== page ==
The theme was loosely modern gothic horror, with each player summoning various unsavoury entities to collect enough souls to end the world. As in Magic: The Gathering creature activation was representing by ‘tapping’ sideways, and every attack on an opponent to steal souls could potentially be blocked by an opposing creature to trigger a round of creature combat.
Hecatomb was a highly innovative game and it would have fared far better if WotC had not handicapped its chances by releasing every wave of product months later than actually advertised. After three successive times of booking pre-release events and getting no product, most retailers and players simply ran out of patience. Many also found the dark themes of the game much more niche and less suited to a younger audience. With so little goodwill left there WotC simply decided to cut their losses and discontinue the product.
A real gaming tragedy – I am sure that an eco-friendly, non-collectible version would do well in today’s market.
Heresy: Kingdom Come
Heresy: Kingdom Come was the only attempt by publisher Last Unicorn Games to enter the CCG space. Heresy was also probably the most beautiful CCG ever printed, with gorgeous artwork from the likes of Brom and Bradstreet printed onto full-colour long format (tarot) sized cards.
The world of H:KC was a near-future dystopia where cyberpunk themes collided head-on with a religious armageddon. Wars in heaven and hell had exiled angels and demons to walk the earth side by side with hackers, mega-corporations and cyber-enhanced war machines. Each player would build a deck from a variety of different philosophical factions with the aim of opening a new gate back into heaven. Players could take control of locations both in the real world and in cyberspace and could jack characters in and out of these two worlds. And there was also an angelic council of sorts where the angelic minions of every player could vote.
Needless to say, H:KC was a highly complex game and not for the faint-hearted. It was also a difficult game to master given the number of different mechanics and strategic possibilities. While I’d love to see more people play the game, I appreciate that it was – and will remain – an acquired taste.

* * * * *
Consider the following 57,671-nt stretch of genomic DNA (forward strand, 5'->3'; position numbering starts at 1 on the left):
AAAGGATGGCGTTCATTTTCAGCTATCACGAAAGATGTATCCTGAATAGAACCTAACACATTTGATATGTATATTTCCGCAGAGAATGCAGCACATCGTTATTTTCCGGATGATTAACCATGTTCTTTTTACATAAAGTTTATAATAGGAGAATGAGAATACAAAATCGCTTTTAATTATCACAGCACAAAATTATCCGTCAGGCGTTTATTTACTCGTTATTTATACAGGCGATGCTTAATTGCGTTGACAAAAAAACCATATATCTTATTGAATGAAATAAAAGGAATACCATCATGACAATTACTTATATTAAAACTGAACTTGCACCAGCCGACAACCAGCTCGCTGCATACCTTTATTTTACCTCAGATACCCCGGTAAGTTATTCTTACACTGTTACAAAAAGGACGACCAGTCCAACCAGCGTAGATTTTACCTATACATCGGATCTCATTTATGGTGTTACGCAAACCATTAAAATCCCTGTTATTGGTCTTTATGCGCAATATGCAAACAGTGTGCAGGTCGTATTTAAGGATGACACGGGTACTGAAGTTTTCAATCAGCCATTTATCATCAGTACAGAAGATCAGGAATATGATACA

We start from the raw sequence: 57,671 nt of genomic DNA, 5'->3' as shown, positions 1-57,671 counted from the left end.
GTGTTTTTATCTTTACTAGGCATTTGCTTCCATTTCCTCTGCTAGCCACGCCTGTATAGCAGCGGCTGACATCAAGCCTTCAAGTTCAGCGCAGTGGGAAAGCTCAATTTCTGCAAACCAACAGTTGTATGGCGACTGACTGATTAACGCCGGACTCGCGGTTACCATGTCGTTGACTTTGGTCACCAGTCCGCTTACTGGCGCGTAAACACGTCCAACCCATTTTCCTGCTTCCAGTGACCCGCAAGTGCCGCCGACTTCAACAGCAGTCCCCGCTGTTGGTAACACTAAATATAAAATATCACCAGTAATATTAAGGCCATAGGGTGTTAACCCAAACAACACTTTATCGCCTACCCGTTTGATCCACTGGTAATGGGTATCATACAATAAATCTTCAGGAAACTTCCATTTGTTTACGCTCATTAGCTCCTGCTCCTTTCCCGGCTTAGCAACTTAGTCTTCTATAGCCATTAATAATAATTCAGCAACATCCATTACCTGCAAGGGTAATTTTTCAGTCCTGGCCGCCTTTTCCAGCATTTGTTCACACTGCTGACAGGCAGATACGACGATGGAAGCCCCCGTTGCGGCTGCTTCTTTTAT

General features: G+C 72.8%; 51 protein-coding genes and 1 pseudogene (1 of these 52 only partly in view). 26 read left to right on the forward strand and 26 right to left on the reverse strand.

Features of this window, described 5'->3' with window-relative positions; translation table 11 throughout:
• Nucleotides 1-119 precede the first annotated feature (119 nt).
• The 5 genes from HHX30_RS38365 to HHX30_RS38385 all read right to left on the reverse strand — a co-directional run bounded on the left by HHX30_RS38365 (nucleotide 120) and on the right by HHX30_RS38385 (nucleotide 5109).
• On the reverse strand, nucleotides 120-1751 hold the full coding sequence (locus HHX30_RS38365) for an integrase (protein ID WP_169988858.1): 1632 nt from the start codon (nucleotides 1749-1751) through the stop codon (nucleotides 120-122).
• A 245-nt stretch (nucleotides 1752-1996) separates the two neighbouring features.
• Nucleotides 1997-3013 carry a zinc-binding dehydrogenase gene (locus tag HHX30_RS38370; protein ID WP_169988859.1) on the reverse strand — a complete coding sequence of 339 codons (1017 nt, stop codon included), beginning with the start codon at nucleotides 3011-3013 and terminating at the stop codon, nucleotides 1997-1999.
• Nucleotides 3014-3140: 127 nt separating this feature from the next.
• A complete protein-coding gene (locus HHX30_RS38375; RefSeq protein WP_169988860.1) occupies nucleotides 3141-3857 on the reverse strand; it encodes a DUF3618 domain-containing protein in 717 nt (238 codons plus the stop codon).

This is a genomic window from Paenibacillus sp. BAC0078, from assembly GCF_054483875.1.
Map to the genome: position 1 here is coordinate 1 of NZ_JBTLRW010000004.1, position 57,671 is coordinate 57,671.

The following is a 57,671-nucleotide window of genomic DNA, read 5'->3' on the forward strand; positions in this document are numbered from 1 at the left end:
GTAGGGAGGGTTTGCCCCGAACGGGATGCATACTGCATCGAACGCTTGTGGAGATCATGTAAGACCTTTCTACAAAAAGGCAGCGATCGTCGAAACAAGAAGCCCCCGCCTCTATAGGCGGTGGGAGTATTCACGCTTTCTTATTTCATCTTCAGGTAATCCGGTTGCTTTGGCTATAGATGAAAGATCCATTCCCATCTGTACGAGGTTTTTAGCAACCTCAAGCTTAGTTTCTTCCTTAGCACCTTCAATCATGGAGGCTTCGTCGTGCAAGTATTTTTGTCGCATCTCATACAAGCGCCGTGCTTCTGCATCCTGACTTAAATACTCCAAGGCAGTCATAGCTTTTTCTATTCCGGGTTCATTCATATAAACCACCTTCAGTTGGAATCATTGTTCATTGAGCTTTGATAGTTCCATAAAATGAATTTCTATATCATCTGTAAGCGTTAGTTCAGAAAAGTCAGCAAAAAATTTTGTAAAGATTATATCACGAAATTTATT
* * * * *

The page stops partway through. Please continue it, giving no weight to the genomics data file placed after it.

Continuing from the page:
A joint project between Wizards of the Coast, Five Rings Publishing and Pinnacle Entertainment, Doomtown was a card game set in the same ‘weird west’ world as Pinnacle’s Deadlands RPG. The game oozed the theme, with every card serving as a regular poker playing card as well as a special CCG card. And this was not whimsy but an intergral part of the game – many effects required you to ‘pull’ a value from your deck. And in combat between characters you would draw a ‘hand’ of cards to make the best poker hand possible – the different in poker ranks would be the number of wounds that you would deal to or receive from your opponent.
Every player would set up their own ‘street’ of deed cards representing different locations with influence over the town. Each player would then play a number of ‘dude’ character cards who would have the ability to control these locations. If dudes from different factions entered the same deed then a shootout would commence (using the poker mechanic described above). The winner would be the first player to control enough influence to control the town.
Deck construction for Doomtown presented a number of unique challenges. Not only was it mandatory to use 52 cards in your deck (not including jokers) but you had to think very carefully about respective playing card suit and value of every card. You could have multiple 10 of spades cards for example, but that could lead to you playing a ‘cheating’ hand in combat (which could lead to you being punished by your opponents with special cards reserved for the purpose). Spell cards required high pulls to trigger but were typically low-value cards themselves.